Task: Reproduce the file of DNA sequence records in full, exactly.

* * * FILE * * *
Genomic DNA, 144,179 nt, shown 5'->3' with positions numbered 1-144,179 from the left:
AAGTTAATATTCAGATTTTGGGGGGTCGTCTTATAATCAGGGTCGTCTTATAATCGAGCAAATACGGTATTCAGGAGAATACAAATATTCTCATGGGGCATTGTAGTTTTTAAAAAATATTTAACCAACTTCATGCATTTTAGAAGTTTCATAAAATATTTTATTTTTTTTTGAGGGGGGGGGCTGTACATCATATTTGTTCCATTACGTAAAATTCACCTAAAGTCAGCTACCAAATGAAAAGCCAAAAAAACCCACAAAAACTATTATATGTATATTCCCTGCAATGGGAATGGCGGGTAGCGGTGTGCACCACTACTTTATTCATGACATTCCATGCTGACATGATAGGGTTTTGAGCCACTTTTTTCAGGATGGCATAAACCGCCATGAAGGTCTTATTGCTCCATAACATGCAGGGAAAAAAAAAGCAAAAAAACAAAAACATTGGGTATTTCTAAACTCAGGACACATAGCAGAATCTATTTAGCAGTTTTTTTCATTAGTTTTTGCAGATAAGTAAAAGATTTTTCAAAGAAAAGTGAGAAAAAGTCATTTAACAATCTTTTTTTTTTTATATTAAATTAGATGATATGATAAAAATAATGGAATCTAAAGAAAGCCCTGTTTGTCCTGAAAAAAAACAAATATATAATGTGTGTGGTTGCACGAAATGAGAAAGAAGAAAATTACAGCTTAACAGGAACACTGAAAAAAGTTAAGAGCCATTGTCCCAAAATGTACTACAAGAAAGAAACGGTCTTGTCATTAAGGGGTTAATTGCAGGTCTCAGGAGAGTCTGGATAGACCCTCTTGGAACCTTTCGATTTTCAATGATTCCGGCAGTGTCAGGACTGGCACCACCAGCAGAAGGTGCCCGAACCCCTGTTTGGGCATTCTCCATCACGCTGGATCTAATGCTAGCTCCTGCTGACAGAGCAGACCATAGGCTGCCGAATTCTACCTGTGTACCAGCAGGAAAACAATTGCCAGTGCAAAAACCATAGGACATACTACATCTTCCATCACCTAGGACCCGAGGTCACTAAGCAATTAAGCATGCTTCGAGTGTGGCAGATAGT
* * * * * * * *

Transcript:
Genomic DNA, 144,179 nt, shown 5'->3' with positions numbered 1-144,179 from the left:
AAGTTAATATTCAGATTTTGGGGGGTCGTCTTATAATCAGGGTCGTCTTATAATCGAGCAAATACGGTATTCAGGAGAATACAAATATTCTCATGGGGCATTGTAGTTTTTAAAAAATATTTAACCAACTTCATGCATTTTAGAAGTTTCATAAAATATTTTATTTTTTTTTGAGGGGGGGGGCTGTACATCATATTTGTTCCATTACGTAAAATTCACCTAAAGTCAGCTACCAAATGAAAAGCCAAAAAAACCCACAAAAACTATTATATGTATATTCCCTGCAATGGGAATGGCGGGTAGCGGTGTGCACCACTACTTTATTCATGACATTCCATGCTGACATGATAGGGTTTTGAGCCACTTTTTTCAGGATGGCATAAACCGCCATGAAGGTCTTATTGCTCCATAACATGCAGGGAAAAAAAAAGCAAAAAAACAAAAACATTGGGTATTTCTAAACTCAGGACACATAGCAGAATCTATTTAGCAGTTTTTTTCATTAGTTTTTGCAGATAAGTAAAAGATTTTTCAAAGAAAAGTGAGAAAAAGTCATTTAACAATCTTTTTTTTTTTATATTAAATTAGATGATATGATAAAAATAATGGAATCTAAAGAAAGCCCTGTTTGTCCTGAAAAAAAACAAATATATAATGTGTGTGGTTGCACGAAATGAGAAAGAAGAAAATTACAGCTTAACAGGAACACTGAAAAAAGTTAAGAGCCATTGTCCCAAAATGTACTACAAGAAAGAAACGGTCTTGTCATTAAGGGGTTAATTGCAGGTCTCAGGAGAGTCTGGATAGACCCTCTTGGAACCTTTCGATTTTCAATGATTCCGGCAGTGTCAGGACTGGCACCACCAGCAGAAGGTGCCCGAACCCCTGTTTGGGCATTCTCCATCACGCTGGATCTAATGCTAGCTCCTGCTGACAGAGCAGACCATAGGCTGCCGAATTCTACCTGTGTACCAGCAGGAAAACAATTGCCAGTGCAAAAACCATAGGACATACTACATCTTCCATCACCTAGGACCCGAGGTCACTAAGCAATTAAGCATGCTTCGAGTGTGGCAGATAGT